Officer Describes ‘Surreal’ Scene|at San Bernardino Massacre

     LOS ANGELES (CN) – A responding officer Thursday evening described the “surreal” carnage he witnessed after Wednesday’s mass shooting at the Inland Regional Center in San Bernardino, California, but the motive for the attack remains unclear.
     San Bernardino Police Department Commander Mike Madden was the first officer to arrive at the scene. He described the horrific and surreal scene that he encountered when he entered the social services building and came to the entrance of the conference room where 70 to 80 guests had been present for a county health department holiday party.
     “Although we’re trained for it, it’s something that you’re never actually prepared for,” an emotional Madden said. “This was actually happening. This was a real event.”
     Madden said his goal was to enter the building and engage an “active shooter,” and said that he wanted to prevent more fatalities.
     The commander was part of four-member tactical team that entered the building. When they reached the east side of the building and entered, Madden said it was “clear that the reports were true.”
     “There were victims that were obviously deceased outside the conference room,” Madden said.
     When they entered the conference room “the situation was surreal,” he said.
     “It was unspeakable the carnage that we were seeing,” Madden said, describing the “pure panic” on the faces of those who had survived the attack.
     The team went farther into the building and had to pass people they knew were in need of help because they wanted to locate the shooters, he said.
     More tactical teams arrived and searched the building. Madden said he could smell fresh gunpowder, making him believe that there were still active shooters. He said the “moans and the wails” in the room and fire sprinklers going off added to the sense of chaos.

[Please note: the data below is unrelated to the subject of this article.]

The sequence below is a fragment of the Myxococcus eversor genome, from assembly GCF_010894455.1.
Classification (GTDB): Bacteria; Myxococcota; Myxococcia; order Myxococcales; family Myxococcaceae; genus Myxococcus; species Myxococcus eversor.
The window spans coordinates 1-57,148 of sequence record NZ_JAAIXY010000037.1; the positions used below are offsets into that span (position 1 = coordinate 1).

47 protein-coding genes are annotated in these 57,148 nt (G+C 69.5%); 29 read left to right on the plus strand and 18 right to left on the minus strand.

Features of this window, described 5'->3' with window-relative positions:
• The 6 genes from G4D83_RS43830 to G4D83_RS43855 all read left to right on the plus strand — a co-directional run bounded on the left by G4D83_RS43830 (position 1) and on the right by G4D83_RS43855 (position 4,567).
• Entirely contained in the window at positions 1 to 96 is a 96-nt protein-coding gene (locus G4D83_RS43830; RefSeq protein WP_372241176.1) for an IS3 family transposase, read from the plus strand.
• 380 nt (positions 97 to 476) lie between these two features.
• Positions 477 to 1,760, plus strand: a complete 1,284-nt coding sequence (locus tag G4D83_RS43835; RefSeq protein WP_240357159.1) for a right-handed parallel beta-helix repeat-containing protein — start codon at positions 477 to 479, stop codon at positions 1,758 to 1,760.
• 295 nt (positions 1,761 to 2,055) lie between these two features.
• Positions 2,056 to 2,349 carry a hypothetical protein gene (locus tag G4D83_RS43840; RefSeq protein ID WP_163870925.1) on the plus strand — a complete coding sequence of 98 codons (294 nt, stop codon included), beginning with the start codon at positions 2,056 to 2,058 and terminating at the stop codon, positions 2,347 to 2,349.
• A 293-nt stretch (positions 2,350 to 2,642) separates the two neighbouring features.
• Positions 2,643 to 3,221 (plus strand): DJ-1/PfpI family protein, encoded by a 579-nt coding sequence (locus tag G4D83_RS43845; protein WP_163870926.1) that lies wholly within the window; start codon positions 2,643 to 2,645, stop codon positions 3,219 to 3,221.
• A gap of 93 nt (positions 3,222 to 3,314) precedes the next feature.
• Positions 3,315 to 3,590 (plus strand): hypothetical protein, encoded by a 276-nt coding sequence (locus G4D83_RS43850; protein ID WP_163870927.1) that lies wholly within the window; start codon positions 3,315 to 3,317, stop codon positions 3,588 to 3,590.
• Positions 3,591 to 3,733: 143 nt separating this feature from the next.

The “panic was obvious and apparent,” Madden said.
     Authorities said at the press conference that out of 91 invited guests to the party, 75 to 80 people attended. Of the 21 injured, 18 were county employees and 12 of the 14 killed were county employees, officials said.
     “We have to be on our guard. We can’t take anything for granted,” Gov. Jerry Brown said at the press conference. “We are going to go as far as we have to to make sure that public safety is protected.”
     Syed Rizwan Farook, 28, and Tashfeen Malik, 27, killed 14 and injured 21 others in the deadliest mass shooting in the United States since Adam Lanza fatally shot 20 children and six adults at the Sandy Hook Elementary School in Newtown, Connecticut, three years ago.
     The suspects died after police tailed their rented black SUV from their apartment and then engaged in a dramatic shootout in a residential neighborhood.
     Afterward, an armored truck could be seen approaching the bullet-riddled SUV with an extended, armored, forward platform from which officers used a large hook to pull a woman’s body from the cab. Her companion’s body was lying in the road next to the SUV, with his assault rifle nearby.
     The couple, who were dressed in tactical clothing, fired 76 rounds at police during the final confrontation while officers fired 360 rounds. The couple had amassed 2,500 assault rifle rounds, 2,000 9 mm rounds and 12 pipe bombs at their Redlands home.
     They left a remote-controlled bomb at the center.
     “It’s entirely possible they planned other attacks,” Chief Jarrod Burguan has said.
     Intelligence officials told the Associated Press and CNN that Farook had made contact with extremists that were under surveillance through social media. But other evidence suggests the attacked was motivated by a mix of terrorism and workplace violence.
     President Barack Obama said Thursday that it’s possible Farook was a terrorist but added, “It’s also possible that this was workplace-related.”
     He added, “Until the FBI’s been able to conduct what will be a large number of interviews, until we understand what the workplace relationship between the individuals and his superiors, because he worked with the organization where this terrible shooting took place, until all the social media and electronic information has been [sorted].”